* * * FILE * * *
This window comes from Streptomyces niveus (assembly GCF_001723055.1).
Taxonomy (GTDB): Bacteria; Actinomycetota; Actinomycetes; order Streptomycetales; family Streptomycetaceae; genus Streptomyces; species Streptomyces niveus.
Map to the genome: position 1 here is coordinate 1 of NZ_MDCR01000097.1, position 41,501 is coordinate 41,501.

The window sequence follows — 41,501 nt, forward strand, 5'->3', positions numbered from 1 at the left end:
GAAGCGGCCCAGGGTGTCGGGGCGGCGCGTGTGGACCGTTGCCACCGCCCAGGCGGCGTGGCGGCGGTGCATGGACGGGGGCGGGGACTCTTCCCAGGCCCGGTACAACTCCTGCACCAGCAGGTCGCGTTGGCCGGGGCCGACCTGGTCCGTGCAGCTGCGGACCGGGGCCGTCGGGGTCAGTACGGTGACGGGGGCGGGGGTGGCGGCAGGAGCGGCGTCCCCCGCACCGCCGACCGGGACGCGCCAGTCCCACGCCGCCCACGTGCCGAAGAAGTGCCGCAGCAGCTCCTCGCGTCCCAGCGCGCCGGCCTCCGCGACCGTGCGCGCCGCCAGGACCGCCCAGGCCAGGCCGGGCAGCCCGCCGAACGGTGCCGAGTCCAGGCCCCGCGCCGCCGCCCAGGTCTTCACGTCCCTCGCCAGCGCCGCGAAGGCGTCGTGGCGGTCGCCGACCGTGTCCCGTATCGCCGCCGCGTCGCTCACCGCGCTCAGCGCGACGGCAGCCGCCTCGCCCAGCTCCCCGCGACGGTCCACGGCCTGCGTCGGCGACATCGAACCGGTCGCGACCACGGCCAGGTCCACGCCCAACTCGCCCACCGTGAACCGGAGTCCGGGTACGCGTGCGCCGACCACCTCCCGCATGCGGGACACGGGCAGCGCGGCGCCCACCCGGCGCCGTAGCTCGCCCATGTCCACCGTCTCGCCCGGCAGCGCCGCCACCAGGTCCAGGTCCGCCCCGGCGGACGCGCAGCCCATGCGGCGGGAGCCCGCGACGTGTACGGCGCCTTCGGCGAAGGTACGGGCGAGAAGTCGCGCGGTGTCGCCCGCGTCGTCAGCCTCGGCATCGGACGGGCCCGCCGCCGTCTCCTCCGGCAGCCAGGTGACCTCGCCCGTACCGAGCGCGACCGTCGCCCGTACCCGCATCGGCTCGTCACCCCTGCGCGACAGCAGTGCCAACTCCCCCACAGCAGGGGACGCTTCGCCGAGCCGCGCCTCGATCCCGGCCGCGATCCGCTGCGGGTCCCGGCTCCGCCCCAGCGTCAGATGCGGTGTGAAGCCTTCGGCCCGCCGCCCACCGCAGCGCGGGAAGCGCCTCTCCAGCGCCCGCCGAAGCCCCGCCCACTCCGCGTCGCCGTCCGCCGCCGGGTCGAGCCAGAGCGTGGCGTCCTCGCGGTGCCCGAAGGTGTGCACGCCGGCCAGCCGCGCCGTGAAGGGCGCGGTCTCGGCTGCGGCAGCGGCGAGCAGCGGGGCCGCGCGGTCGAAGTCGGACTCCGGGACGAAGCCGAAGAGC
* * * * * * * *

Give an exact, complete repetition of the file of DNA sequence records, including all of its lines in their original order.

This window comes from Streptomyces niveus (assembly GCF_001723055.1).
Taxonomy (GTDB): Bacteria; Actinomycetota; Actinomycetes; order Streptomycetales; family Streptomycetaceae; genus Streptomyces; species Streptomyces niveus.
Map to the genome: position 1 here is coordinate 1 of NZ_MDCR01000097.1, position 41,501 is coordinate 41,501.

The window sequence follows — 41,501 nt, forward strand, 5'->3', positions numbered from 1 at the left end:
GAAGCGGCCCAGGGTGTCGGGGCGGCGCGTGTGGACCGTTGCCACCGCCCAGGCGGCGTGGCGGCGGTGCATGGACGGGGGCGGGGACTCTTCCCAGGCCCGGTACAACTCCTGCACCAGCAGGTCGCGTTGGCCGGGGCCGACCTGGTCCGTGCAGCTGCGGACCGGGGCCGTCGGGGTCAGTACGGTGACGGGGGCGGGGGTGGCGGCAGGAGCGGCGTCCCCCGCACCGCCGACCGGGACGCGCCAGTCCCACGCCGCCCACGTGCCGAAGAAGTGCCGCAGCAGCTCCTCGCGTCCCAGCGCGCCGGCCTCCGCGACCGTGCGCGCCGCCAGGACCGCCCAGGCCAGGCCGGGCAGCCCGCCGAACGGTGCCGAGTCCAGGCCCCGCGCCGCCGCCCAGGTCTTCACGTCCCTCGCCAGCGCCGCGAAGGCGTCGTGGCGGTCGCCGACCGTGTCCCGTATCGCCGCCGCGTCGCTCACCGCGCTCAGCGCGACGGCAGCCGCCTCGCCCAGCTCCCCGCGACGGTCCACGGCCTGCGTCGGCGACATCGAACCGGTCGCGACCACGGCCAGGTCCACGCCCAACTCGCCCACCGTGAACCGGAGTCCGGGTACGCGTGCGCCGACCACCTCCCGCATGCGGGACACGGGCAGCGCGGCGCCCACCCGGCGCCGTAGCTCGCCCATGTCCACCGTCTCGCCCGGCAGCGCCGCCACCAGGTCCAGGTCCGCCCCGGCGGACGCGCAGCCCATGCGGCGGGAGCCCGCGACGTGTACGGCGCCTTCGGCGAAGGTACGGGCGAGAAGTCGCGCGGTGTCGCCCGCGTCGTCAGCCTCGGCATCGGACGGGCCCGCCGCCGTCTCCTCCGGCAGCCAGGTGACCTCGCCCGTACCGAGCGCGACCGTCGCCCGTACCCGCATCGGCTCGTCACCCCTGCGCGACAGCAGTGCCAACTCCCCCACAGCAGGGGACGCTTCGCCGAGCCGCGCCTCGATCCCGGCCGCGATCCGCTGCGGGTCCCGGCTCCGCCCCAGCGTCAGATGCGGTGTGAAGCCTTCGGCCCGCCGCCCACCGCAGCGCGGGAAGCGCCTCTCCAGCGCCCGCCGAAGCCCCGCCCACTCCGCGTCGCCGTCCGCCGCCGGGTCGAGCCAGAGCGTGGCGTCCTCGCGGTGCCCGAAGGTGTGCACGCCGGCCAGCCGCGCCGTGAAGGGCGCGGTCTCGGCTGCGGCAGCGGCGAGCAGCGGGGCCGCGCGGTCGAAGTCGGACTCCGGGACGAAGCCGAAGAGC